Movie Executive marries Barrister
OK, so he acts, and pretty well, but look up George Clooney's career. He's a lot more than a pretty face.
You have a movie producer/director who can organise a complex situation, and you have a barrister who can keep a secret. This isn't just the celebrity business: they're advertising their business competence.
Good look to them.
Re: ability to tell the difference depends on 3 things
My experience is with "home cinema" situations. Most of the cheap rigs you can buy for that have small speakers for the directional channels—the surround sound—and a subwoofer. But you can hear when all the bass is coming from the front, rather than from the same direction as the high-frequency element.
My father's hearing was pretty bad, but having background noises coming from different directions than the character speech made a big difference. Even just putting the normal TV sound through a Dolby Analogue Surround decoder can help (It makes me wonder what some of the "bad" TV sound really is.)
Anyway, most stereo recordings position sound sources merely by relative volume. They don't bother with phase. It's a trick. You don't hear anything now of binaural stereo, which did try to capture the phase differences. The modern digital surround sound does stand a chance of using that data, but speaker design tends to ignore frequency-related phase shifts.
Your show-off hi-fi audiophile with the big speakers isn't exactly wasting money, not until he gets into exotic speaker cables, but he may be missing out on a lot by sticking with such an ancient sound recording standard. Stereo sound is still faking it. So might a 5:1 recording, but it doesn't have to throw away so much data
MP3 is a pretty smart piece of sound engineering, dropping sounds that most of us can't perceive, but it would be foolish to think there can't be better.
If I had something on a lossless file on my desktop machine, and something came along that would measure my hearing and compress in a way that took my personal limits into account, the result might be better for my ears, and compress better than MP3.
Fanciful? Well, the big problem is the measurement of the response of my ears, but they only get up to about 12kHz these days, and compression suited to J. Random Teenager could include a lot I cannot hear, so maybe a personal compression standard would work.
But if there's something like that, we're going to need a lossless source for the compression.
It sounds like a fair situation for a trial. Good safety, a demanding environment, and replacable payloads.
Guys, I depend on regular medication deliveries. I put my repeat orders in with time enough to fix things if something goes wrong. If I were a resident of Juist, I would know how much allowance to make for tide and weather.
This doesn't change anything, and if something went wrong with the flight it would hardly be a problem to replace a consignment. Though I have a suspicion that the my local Doctors/Pharmacy rely a little too much on a just-in-time supply chain. This is the pseudo-privatised NHS here, and they will do things differently in Germany.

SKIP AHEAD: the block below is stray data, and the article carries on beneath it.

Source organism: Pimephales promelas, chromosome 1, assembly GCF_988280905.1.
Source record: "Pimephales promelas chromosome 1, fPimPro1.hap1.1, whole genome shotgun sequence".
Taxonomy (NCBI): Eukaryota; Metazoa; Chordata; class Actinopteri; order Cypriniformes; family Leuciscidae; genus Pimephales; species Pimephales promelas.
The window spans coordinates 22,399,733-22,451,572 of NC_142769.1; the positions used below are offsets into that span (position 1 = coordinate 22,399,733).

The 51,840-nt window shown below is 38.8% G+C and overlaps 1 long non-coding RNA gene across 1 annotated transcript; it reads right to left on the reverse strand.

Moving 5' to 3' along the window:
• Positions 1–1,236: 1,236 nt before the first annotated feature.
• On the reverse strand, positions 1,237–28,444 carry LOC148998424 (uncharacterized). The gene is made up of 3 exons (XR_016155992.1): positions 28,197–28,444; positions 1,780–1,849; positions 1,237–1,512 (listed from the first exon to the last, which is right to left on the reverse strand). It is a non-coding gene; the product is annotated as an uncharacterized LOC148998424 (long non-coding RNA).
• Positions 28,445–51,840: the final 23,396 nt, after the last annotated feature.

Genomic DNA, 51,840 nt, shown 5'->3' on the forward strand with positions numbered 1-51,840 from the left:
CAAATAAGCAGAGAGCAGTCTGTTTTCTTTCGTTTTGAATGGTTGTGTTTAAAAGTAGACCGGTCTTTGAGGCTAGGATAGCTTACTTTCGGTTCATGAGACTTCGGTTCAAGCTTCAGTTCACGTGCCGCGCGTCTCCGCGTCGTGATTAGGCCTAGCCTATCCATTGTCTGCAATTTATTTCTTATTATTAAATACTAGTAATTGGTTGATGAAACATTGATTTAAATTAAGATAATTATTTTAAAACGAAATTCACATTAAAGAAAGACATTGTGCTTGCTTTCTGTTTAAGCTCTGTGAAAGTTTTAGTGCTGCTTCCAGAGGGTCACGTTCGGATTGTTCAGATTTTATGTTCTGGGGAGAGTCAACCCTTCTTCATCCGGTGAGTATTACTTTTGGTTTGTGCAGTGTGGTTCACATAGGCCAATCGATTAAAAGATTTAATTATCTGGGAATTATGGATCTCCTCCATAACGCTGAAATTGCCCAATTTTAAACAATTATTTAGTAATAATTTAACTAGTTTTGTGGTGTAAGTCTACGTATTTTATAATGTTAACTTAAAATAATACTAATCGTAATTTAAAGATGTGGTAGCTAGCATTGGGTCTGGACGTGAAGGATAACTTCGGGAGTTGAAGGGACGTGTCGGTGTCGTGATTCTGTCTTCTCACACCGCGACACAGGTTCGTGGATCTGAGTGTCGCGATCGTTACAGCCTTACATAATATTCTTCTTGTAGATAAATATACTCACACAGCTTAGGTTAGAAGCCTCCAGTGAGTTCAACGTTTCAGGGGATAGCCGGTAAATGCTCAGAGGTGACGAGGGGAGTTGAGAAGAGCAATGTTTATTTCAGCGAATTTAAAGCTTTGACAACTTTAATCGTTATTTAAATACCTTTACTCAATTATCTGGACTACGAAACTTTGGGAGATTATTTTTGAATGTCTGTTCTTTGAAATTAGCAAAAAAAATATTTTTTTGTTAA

Anyway, for those who didn't know, the DHL brand is the German Post Office. They're not some dodgy parcels company, or a subsidiary of Amazon, or whatever. They'll know where this might be useful. And, like the rocket mail between the wars, I bet the collectors will have some specially postmarked stuff to drool over.
It looks as though there were multiple layers of Hoax here. Does Rantic really exist? Apparently not. And how do you prove any name on the internet is real?
Oh, it's on one of those business-name websites, is it? Most of those sites don't check the data they show you, and don't update, and only care about the fees from ever more dodgy advertisers. Where I am able to check, most of the businesses are a couple of years dead.
If it exists on the Internet, there is porn of it. That's something I get told often enough. It's as easy to believe that if it exists on the Internet it is a lie intended to sell advertising.
(Incidentally, I don't feel any urge to view naked selfies of Emma Watson. I know she isn't Hermione Granger, but I feel as though I have watched her grow up. And if 4chan were taking on Hermione. I would pay for tickets. It'd be better than Quidditch.)
Re: Nvidea, did you also manage to explain
They used film in those days, didn't they?
Re: On being slowly boiled alive with video standards
Streaming is the way forward, of course.
With streaming, you're stuck waiting for your ISP to catch up. Some do. Some, often advertising their own streaming service, do not.
At least you have noticed the problems of large screens in the living room.
The commonplace domestic TV now is, by the standards of the CRT era, a huge.screen. But how does it compare to the screen sizes the professionals use? How big a screen do the 4K enthusiasts use?
Where did they come from?
So there is now some official way of making computer security announcements.
It'a odd how I never seem to have heard of them before. It's the sort of thing you'd expect to get mentioned by an ISP. Maybe I did miss it. Was the notice pinned to the notice board in the cellar, behind the door marked "Beware of the Egress!"